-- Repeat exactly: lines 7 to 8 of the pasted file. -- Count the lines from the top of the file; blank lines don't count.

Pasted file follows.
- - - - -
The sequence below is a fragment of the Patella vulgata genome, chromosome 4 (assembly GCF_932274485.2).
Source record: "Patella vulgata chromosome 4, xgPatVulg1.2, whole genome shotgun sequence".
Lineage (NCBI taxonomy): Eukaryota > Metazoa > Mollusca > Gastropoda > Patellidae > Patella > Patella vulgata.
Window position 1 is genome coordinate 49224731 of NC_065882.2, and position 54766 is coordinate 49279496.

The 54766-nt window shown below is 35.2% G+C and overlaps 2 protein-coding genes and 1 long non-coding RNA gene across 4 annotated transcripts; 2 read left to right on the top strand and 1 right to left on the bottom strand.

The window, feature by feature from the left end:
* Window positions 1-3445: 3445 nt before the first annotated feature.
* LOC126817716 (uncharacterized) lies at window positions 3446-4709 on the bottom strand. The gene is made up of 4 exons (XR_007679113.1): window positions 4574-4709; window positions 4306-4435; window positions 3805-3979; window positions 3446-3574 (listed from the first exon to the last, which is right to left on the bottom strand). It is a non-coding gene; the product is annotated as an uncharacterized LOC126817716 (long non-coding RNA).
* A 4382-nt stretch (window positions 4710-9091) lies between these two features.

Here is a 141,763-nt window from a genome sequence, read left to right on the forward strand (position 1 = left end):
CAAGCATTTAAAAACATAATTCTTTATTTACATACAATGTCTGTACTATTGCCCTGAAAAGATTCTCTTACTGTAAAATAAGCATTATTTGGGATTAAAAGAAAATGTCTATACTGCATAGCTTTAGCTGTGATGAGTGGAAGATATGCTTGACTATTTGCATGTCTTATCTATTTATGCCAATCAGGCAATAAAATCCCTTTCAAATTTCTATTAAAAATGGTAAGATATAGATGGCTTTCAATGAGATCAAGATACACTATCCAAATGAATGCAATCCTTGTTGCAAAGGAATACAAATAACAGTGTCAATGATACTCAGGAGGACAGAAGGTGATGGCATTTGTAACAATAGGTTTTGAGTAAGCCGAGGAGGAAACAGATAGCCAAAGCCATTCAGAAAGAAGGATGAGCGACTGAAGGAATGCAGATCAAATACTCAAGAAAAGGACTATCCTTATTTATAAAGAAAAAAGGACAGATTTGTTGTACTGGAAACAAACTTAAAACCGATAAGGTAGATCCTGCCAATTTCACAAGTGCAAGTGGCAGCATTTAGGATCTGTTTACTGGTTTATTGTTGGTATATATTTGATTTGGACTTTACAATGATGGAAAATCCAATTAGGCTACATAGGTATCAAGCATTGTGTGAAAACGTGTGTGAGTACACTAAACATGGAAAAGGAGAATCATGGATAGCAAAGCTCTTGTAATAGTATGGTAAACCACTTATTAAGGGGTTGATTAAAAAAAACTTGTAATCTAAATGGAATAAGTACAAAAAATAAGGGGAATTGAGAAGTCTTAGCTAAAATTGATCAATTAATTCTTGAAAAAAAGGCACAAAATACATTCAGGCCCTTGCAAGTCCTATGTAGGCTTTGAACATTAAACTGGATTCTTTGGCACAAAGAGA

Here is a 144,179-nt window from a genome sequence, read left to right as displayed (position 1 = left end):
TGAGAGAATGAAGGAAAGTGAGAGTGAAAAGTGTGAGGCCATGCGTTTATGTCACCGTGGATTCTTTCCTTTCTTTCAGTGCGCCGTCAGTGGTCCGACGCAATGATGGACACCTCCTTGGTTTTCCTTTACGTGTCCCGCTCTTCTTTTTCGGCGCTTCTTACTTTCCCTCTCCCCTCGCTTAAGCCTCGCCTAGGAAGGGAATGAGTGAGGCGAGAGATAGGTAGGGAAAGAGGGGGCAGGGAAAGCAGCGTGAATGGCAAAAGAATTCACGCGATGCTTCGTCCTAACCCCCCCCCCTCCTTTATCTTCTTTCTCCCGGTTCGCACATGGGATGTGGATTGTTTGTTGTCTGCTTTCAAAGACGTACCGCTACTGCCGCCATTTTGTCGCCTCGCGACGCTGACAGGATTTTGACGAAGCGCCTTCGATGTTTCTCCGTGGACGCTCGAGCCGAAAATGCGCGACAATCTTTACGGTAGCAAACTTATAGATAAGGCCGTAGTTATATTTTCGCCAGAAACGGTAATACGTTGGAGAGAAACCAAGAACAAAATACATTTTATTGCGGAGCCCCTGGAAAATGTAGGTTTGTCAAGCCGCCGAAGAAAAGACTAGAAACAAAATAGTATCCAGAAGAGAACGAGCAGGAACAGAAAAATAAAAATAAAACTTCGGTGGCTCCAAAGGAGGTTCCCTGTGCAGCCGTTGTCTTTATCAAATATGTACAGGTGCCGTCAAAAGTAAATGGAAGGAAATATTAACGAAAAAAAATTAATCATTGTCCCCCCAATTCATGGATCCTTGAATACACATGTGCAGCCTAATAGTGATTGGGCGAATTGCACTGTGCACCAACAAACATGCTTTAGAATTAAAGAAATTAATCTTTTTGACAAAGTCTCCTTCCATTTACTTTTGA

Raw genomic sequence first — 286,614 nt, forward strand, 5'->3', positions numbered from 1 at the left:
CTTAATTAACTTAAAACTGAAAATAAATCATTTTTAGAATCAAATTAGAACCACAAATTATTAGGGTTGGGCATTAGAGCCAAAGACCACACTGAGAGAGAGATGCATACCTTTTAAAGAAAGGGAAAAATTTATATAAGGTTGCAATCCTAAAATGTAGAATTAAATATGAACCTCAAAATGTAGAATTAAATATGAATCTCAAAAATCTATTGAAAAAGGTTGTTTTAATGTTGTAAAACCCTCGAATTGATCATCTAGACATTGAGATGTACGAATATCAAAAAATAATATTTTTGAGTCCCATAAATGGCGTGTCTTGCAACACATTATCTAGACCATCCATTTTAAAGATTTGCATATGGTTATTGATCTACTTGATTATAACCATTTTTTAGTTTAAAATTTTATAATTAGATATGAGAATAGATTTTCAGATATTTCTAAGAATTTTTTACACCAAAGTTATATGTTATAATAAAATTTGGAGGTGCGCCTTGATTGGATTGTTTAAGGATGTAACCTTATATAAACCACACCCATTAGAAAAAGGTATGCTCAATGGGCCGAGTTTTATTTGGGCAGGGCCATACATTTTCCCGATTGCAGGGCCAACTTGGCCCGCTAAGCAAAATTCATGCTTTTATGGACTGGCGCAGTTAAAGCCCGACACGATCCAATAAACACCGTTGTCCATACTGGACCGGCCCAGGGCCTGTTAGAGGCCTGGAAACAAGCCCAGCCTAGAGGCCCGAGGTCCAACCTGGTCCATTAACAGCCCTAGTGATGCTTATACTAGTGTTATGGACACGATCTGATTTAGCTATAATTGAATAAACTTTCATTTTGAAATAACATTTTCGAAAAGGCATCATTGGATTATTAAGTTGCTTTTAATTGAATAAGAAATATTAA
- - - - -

* Window positions 1-3445: 3445 nt before the first annotated feature.
* LOC126817716 (uncharacterized) lies at window positions 3446-4709 on the bottom strand. The gene is made up of 4 exons (XR_007679113.1): window positions 4574-4709; window positions 4306-4435; window positions 3805-3979; window positions 3446-3574 (listed from the first exon to the last, which is right to left on the bottom strand). It is a non-coding gene; the product is annotated as an uncharacterized LOC126817716 (long non-coding RNA).